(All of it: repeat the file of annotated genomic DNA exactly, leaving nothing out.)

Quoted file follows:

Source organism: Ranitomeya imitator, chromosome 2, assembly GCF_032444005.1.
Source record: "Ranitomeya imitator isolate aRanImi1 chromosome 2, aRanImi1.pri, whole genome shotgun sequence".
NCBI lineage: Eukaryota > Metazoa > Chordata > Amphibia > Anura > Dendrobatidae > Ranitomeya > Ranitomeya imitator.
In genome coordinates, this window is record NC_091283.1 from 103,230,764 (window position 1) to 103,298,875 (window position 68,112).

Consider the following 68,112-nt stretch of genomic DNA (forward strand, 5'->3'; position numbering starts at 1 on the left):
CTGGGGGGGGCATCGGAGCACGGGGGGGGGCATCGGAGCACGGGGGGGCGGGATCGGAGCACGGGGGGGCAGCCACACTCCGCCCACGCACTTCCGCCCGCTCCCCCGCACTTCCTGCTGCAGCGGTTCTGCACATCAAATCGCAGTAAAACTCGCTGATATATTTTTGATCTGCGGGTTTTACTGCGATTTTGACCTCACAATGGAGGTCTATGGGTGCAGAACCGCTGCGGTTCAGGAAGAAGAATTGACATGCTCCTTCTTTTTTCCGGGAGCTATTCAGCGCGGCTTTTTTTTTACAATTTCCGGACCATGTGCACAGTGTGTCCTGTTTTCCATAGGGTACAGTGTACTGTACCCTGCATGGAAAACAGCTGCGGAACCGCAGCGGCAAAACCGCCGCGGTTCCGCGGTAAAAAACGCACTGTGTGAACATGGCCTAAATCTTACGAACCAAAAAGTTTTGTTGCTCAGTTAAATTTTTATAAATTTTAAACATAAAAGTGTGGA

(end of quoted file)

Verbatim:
Source organism: Ranitomeya imitator, chromosome 2, assembly GCF_032444005.1.
Source record: "Ranitomeya imitator isolate aRanImi1 chromosome 2, aRanImi1.pri, whole genome shotgun sequence".
NCBI lineage: Eukaryota > Metazoa > Chordata > Amphibia > Anura > Dendrobatidae > Ranitomeya > Ranitomeya imitator.
In genome coordinates, this window is record NC_091283.1 from 103,230,764 (window position 1) to 103,298,875 (window position 68,112).

Consider the following 68,112-nt stretch of genomic DNA (forward strand, 5'->3'; position numbering starts at 1 on the left):
CTGGGGGGGGCATCGGAGCACGGGGGGGGGCATCGGAGCACGGGGGGGCGGGATCGGAGCACGGGGGGGCAGCCACACTCCGCCCACGCACTTCCGCCCGCTCCCCCGCACTTCCTGCTGCAGCGGTTCTGCACATCAAATCGCAGTAAAACTCGCTGATATATTTTTGATCTGCGGGTTTTACTGCGATTTTGACCTCACAATGGAGGTCTATGGGTGCAGAACCGCTGCGGTTCAGGAAGAAGAATTGACATGCTCCTTCTTTTTTCCGGGAGCTATTCAGCGCGGCTTTTTTTTTACAATTTCCGGACCATGTGCACAGTGTGTCCTGTTTTCCATAGGGTACAGTGTACTGTACCCTGCATGGAAAACAGCTGCGGAACCGCAGCGGCAAAACCGCCGCGGTTCCGCGGTAAAAAACGCACTGTGTGAACATGGCCTAAATCTTACGAACCAAAAAGTTTTGTTGCTCAGTTAAATTTTTATAAATTTTAAACATAAAAGTGTGGA